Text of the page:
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Former city inspector gets year of probation for signing off on work not yet completed

Joseph E. Garcia apologized, and a federal judge called the offense a ‘blunder’ in judgment.

Joseph Garcia 
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A former Chicago city inspector was sentenced Friday to a year of probation for approving construction work on several porches that was to be done by a friend’s company but wasn’t completed yet.

Joseph E. Garcia, 39, submitted bogus documents and falsely claimed to have inspected the home repair projects for low-income Chicago homeowners, giving City Hall the go-ahead to pay the contractor.

The case involved Oakk Construction of Summit, company president Alex Nitchoff and construction superintendent John Bodendorfer, who have not been criminally charged.

Oakk is a longtime city contractor who made millions of dollars under City Hall’s Emergency Housing Assistance Program, repairing porches and roofs for low-income homeowners. Under the program, Oakk was supposed to be paid only after the work had been inspected.

Garcia admitted he signed off in February 2014 on porch replacements at six homes even though he hadn’t done the inspections, prompting the city to pay $99,401 to the contractor. Garcia also lied to the FBI in April 2014 when he denied having a personal relationship with Nitchoff and Bodendorfer.

Garcia resigned from his job in December 2019, several months after he was indicted. He pleaded guilty in March.

On a Friday sentencing hearing, Garcia apologized and said his intentions were not to scheme or steal, but to submit the paperwork before a deadline for a federal grant program administered through the city.

“My intentions were to help those homeowners and it cost me my job and livelihood,” Garcia said.

He said he was scared and intimidated when he lied to the FBI.

Assistant U.S. Attorney Christopher Stetler said he was in favor of a low sentence because the work on the porches was ultimately completed and Garcia, when approached by FBI agents a second time, came clean.

Stetler mentioned the “genuine positive impact that this man has had on several people, and that’s something he has been doing over the course of a lifetime and not just something that he started doing after he was caught in an attempt to get mercy from the court.”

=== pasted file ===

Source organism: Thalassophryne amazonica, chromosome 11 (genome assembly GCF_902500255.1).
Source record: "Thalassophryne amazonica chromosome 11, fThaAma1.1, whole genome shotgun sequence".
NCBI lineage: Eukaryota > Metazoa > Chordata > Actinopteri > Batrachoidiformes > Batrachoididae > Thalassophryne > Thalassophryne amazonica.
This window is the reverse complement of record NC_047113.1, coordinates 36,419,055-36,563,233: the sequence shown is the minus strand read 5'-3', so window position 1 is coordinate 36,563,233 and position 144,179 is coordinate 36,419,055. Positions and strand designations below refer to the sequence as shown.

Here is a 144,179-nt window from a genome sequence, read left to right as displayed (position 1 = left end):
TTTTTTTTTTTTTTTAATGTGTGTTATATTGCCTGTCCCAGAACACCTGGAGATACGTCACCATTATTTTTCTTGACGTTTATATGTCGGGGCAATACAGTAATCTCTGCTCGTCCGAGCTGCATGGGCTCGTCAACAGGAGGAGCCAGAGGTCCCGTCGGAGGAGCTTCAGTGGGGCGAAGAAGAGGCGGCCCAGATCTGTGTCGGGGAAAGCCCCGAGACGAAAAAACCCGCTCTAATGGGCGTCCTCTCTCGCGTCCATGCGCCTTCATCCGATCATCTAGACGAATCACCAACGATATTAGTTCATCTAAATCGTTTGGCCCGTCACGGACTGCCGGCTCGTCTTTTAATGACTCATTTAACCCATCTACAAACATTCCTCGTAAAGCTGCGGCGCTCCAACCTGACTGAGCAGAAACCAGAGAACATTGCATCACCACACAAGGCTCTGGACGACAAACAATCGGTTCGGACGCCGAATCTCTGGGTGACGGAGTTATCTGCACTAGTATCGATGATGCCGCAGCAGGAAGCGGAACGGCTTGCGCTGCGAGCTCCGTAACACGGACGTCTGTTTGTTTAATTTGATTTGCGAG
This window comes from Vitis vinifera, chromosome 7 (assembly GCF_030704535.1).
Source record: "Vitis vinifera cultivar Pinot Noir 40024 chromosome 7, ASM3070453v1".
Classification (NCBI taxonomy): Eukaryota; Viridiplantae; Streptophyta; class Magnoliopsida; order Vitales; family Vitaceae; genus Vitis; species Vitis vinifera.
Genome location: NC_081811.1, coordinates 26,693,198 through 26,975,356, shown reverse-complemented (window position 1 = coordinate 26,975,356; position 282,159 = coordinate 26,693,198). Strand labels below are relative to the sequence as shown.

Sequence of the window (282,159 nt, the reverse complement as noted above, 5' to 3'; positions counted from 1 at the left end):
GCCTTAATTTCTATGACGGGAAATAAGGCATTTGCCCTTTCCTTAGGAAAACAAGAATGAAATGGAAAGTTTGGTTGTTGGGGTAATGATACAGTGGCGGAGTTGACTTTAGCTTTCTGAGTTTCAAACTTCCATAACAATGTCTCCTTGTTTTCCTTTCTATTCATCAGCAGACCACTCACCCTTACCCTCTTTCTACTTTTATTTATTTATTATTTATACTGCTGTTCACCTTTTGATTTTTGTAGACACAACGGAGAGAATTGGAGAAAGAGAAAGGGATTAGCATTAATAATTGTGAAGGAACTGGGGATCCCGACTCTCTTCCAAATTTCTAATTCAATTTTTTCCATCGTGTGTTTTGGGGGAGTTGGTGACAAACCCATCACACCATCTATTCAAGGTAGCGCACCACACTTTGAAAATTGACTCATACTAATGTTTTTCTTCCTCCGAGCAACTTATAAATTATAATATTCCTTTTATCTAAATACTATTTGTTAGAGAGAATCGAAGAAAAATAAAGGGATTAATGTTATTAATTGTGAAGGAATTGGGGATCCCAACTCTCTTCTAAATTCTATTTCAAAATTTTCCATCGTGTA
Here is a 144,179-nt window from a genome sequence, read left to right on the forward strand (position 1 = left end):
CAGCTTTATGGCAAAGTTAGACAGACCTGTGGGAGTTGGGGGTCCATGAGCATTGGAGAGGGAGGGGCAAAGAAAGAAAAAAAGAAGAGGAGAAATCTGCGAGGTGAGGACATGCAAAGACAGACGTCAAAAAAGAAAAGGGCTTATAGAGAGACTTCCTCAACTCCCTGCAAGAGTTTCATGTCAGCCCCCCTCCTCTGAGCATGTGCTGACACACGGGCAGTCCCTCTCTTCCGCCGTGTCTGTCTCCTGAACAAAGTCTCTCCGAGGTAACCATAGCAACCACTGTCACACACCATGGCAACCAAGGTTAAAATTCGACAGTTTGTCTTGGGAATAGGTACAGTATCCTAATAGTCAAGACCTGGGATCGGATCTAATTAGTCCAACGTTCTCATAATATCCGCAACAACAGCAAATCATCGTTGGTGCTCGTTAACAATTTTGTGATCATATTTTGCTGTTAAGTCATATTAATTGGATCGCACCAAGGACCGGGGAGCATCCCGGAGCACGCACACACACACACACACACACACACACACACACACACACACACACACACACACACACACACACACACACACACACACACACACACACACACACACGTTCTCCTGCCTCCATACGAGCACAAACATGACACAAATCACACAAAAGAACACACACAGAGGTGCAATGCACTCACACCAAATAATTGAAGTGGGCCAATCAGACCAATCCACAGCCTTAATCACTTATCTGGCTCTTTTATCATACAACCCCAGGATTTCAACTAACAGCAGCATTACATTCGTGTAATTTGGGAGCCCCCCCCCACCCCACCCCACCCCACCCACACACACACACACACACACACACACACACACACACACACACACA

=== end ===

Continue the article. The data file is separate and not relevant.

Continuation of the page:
Garcia’s attorney, Damon Cheronis, said Garcia, who has no previous criminal history, started a roofing company since he left his job with the city.

“This isn’t a case of someone with a storied criminal history or somebody with financial irresponsibilities,” Cheronis said.

Judge Robert W. Gettleman said he was perplexed by Garcia’s bad choices.

“You shouldn’t be here at all, everything you’ve done in your life both before and after this is so inconsistent with what you did back then, that it’s almost a mystery to me why you did it,” Gettleman said, noting his positive impact on community and family.

“The fact that there was no actual loss is important, and the fact that you received nothing in return for this ... It’s just a shame that you lapsed,” Gettleman said, calling the error in judgment “a blunder, but a very serious blunder.”

Garcia’s case gained widespread attention because of its connection to investigations into Nitchoff and Bodendorfer and Ald. Carrie Austin (34th).

Nitchoff and Bodendorfer were named in a grand jury subpoena that sought a wide range of information, including details about Nitchoff and his family’s businesses and details about the purchase by Austin (34th) of a new $236,000 home in the 12200 block of South Laflin Street that she bought with a $231,000 loan guaranteed by the federal government.

Federal investigators raided Austin’s ward office in June 2019. She hasn’t been charged with any crime.